A recent study compared the effects of a new baby formula containing whole milk (bovine), alpha-lactalbumin enriched whey, lactoferrin, partially hydrolyzed whey protein, and a single prebiotic galacto-oligosaccharide (GOS) with a commercial formula containing skim milk (bovine), whey protein concentrate, and a combination of GOS/PDX.
A recent study1 compared the effects of a new baby formula containing whole milk (bovine), alpha-lactalbumin enriched whey, lactoferrin, partially hydrolyzed whey protein, and a single prebiotic galacto-oligosaccharide (GOS) with a commercial formula containing skim milk (bovine), whey protein concentrate, and a combination of GOS/PDX. The new baby formula, called ByHeart, is touted as being as close to breast milk as possible with the inclusion of alpha-lactalbumin and lactoferrin, which is found in human milk.
According to the study, formula-fed infants consume more energy and protein, and therefore gain more weight than human milk-fed infants which can increase the risk of short and long-term adverse events. Additionally, to compensate for the lower bioavailability of amino acids, the minimum protein content is high in infant formula than human milk. It has been hypothesized that excess protein intake at infancy may change endocrine and metabolic programming with potential impacts on obesity and disease risk.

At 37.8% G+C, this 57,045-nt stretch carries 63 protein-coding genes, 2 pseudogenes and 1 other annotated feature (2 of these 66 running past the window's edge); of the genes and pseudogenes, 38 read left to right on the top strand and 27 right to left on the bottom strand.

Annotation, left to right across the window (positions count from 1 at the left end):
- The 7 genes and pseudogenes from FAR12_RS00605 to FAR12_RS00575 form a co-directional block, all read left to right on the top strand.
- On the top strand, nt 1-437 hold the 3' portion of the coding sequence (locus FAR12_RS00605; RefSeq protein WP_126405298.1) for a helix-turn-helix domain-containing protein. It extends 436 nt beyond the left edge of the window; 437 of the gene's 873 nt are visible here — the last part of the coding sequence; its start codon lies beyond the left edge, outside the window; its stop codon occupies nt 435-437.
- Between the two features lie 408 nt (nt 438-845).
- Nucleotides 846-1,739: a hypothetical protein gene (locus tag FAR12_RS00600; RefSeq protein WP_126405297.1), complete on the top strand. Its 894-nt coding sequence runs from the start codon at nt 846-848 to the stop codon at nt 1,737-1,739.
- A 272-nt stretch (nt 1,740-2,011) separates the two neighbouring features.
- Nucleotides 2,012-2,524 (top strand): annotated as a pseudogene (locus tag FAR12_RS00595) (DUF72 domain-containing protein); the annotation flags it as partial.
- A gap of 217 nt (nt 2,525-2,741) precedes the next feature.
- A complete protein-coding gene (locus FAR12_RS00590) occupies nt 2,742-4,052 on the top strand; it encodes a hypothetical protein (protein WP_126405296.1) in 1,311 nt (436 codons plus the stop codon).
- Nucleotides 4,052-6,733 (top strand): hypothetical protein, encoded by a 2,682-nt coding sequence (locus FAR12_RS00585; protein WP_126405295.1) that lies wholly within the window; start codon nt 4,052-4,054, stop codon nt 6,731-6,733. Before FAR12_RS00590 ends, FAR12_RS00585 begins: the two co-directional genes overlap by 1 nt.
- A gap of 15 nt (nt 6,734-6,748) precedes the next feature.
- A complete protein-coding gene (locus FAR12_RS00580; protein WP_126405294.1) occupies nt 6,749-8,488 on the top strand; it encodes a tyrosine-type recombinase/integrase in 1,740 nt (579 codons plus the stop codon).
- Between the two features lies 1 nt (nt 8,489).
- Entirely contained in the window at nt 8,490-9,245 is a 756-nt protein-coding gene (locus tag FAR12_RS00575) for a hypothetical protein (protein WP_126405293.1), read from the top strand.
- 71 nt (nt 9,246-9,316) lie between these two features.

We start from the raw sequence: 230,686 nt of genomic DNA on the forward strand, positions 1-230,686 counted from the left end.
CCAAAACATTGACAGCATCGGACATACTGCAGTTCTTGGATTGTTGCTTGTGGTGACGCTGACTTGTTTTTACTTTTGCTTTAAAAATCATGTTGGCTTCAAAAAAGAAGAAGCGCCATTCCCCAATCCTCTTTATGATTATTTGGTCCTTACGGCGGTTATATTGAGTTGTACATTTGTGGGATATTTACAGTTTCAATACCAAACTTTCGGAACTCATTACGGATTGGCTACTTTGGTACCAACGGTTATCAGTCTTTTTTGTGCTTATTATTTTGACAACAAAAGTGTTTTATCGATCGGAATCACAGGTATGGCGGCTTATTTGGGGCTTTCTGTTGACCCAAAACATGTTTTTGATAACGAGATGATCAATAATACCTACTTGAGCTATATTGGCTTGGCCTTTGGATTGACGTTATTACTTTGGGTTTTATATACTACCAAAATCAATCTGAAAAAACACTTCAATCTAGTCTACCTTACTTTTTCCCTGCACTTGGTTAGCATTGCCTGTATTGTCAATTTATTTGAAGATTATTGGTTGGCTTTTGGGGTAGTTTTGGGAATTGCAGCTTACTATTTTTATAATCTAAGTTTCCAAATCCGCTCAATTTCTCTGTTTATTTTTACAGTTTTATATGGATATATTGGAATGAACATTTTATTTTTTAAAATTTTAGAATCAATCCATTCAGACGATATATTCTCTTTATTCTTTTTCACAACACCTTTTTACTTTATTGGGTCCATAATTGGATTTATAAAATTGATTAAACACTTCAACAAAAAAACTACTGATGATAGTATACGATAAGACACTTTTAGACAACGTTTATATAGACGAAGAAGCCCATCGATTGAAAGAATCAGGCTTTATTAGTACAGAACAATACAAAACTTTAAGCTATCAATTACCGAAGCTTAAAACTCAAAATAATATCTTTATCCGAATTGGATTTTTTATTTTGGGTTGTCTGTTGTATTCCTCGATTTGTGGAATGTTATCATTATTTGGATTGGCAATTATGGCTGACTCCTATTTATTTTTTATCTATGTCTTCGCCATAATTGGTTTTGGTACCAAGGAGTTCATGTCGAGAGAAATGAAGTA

In the study, infants were fed either the commercial infant formula or ByHeart for 24 weeks. Results showed that infants consuming ByHeart had lower formula and mean protein intake, with higher levels of serum essential amino acid (including tryptophan), compared to infants consuming the commercial formula. It was also observed that energy efficiency was 14% higher for weight, 13% higher for length, and 18.1% higher for head circumference in infants consumer ByHeart, compared to those consuming the commercial infant formula. ByHeart also resulted in fewer spit-ups and softer stool consistency.
"I am extremely proud of the thoroughness of design and execution of this study, as we went well above the industry standard,” explained Bruce German, PhD, in a press release. German is an author of the study and a distinguished professor of Food Science and Technology at the University of California, Davis. “The fact that the study was done at all – let alone by a new brand – is also notable, as almost all changes to infant formula these days are done through ingredient additions, thus avoiding a comprehensive trial such as this one," he continued.
"ByHeart was bold in rewriting the recipe for infant formula, and even more progressive as the only new entrant in years to run our own clinical trial in order to provide the reassurance that parents deserve when choosing a product to feed their babies,” said Devon Kuehn, MD, ByHeart’s Chief Medical Officer and a neonatologist whose team oversaw the trial’s analysis and the development of the published manuscript. “Infant formula needs real innovation, and it's vital that the category is held to a standard of new research – for every formula on the market – so that can we can effectively evolve infant nutrition. We were proud to be awarded publication of this data by the Journal of Pediatric Gastroenterology and Nutrition, as it represents a significant leap forward for the nutrition provided by easy to digest infant formula."
ByHeart launched its formula earlier this year.